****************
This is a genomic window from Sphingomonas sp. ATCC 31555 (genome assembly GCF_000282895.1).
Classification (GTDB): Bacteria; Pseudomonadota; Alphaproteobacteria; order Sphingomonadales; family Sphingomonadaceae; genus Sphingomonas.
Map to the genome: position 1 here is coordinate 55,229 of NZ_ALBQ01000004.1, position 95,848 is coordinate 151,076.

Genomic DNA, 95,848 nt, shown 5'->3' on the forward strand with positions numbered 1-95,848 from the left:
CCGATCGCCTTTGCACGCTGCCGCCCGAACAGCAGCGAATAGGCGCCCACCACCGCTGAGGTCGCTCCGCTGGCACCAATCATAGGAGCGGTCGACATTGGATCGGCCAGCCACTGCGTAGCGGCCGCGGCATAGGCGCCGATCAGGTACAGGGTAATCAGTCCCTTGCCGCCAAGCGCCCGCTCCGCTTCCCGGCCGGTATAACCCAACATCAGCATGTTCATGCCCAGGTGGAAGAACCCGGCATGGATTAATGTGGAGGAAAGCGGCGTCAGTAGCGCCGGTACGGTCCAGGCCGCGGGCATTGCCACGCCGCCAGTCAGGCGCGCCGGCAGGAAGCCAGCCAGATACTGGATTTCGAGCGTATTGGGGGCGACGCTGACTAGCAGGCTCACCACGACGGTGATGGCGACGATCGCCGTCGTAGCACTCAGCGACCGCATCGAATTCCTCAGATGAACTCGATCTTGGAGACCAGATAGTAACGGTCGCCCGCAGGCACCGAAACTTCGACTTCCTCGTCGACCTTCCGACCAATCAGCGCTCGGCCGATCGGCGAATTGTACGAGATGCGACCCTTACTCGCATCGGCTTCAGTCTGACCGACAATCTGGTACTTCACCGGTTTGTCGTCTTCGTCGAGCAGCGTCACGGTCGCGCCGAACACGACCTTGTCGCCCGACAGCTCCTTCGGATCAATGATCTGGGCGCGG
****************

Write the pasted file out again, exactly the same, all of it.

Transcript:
This is a genomic window from Sphingomonas sp. ATCC 31555 (genome assembly GCF_000282895.1).
Classification (GTDB): Bacteria; Pseudomonadota; Alphaproteobacteria; order Sphingomonadales; family Sphingomonadaceae; genus Sphingomonas.
Map to the genome: position 1 here is coordinate 55,229 of NZ_ALBQ01000004.1, position 95,848 is coordinate 151,076.

Genomic DNA, 95,848 nt, shown 5'->3' on the forward strand with positions numbered 1-95,848 from the left:
CCGATCGCCTTTGCACGCTGCCGCCCGAACAGCAGCGAATAGGCGCCCACCACCGCTGAGGTCGCTCCGCTGGCACCAATCATAGGAGCGGTCGACATTGGATCGGCCAGCCACTGCGTAGCGGCCGCGGCATAGGCGCCGATCAGGTACAGGGTAATCAGTCCCTTGCCGCCAAGCGCCCGCTCCGCTTCCCGGCCGGTATAACCCAACATCAGCATGTTCATGCCCAGGTGGAAGAACCCGGCATGGATTAATGTGGAGGAAAGCGGCGTCAGTAGCGCCGGTACGGTCCAGGCCGCGGGCATTGCCACGCCGCCAGTCAGGCGCGCCGGCAGGAAGCCAGCCAGATACTGGATTTCGAGCGTATTGGGGGCGACGCTGACTAGCAGGCTCACCACGACGGTGATGGCGACGATCGCCGTCGTAGCACTCAGCGACCGCATCGAATTCCTCAGATGAACTCGATCTTGGAGACCAGATAGTAACGGTCGCCCGCAGGCACCGAAACTTCGACTTCCTCGTCGACCTTCCGACCAATCAGCGCTCGGCCGATCGGCGAATTGTACGAGATGCGACCCTTACTCGCATCGGCTTCAGTCTGACCGACAATCTGGTACTTCACCGGTTTGTCGTCTTCGTCGAGCAGCGTCACGGTCGCGCCGAACACGACCTTGTCGCCCGACAGCTCCTTCGGATCAATGATCTGGGCGCGG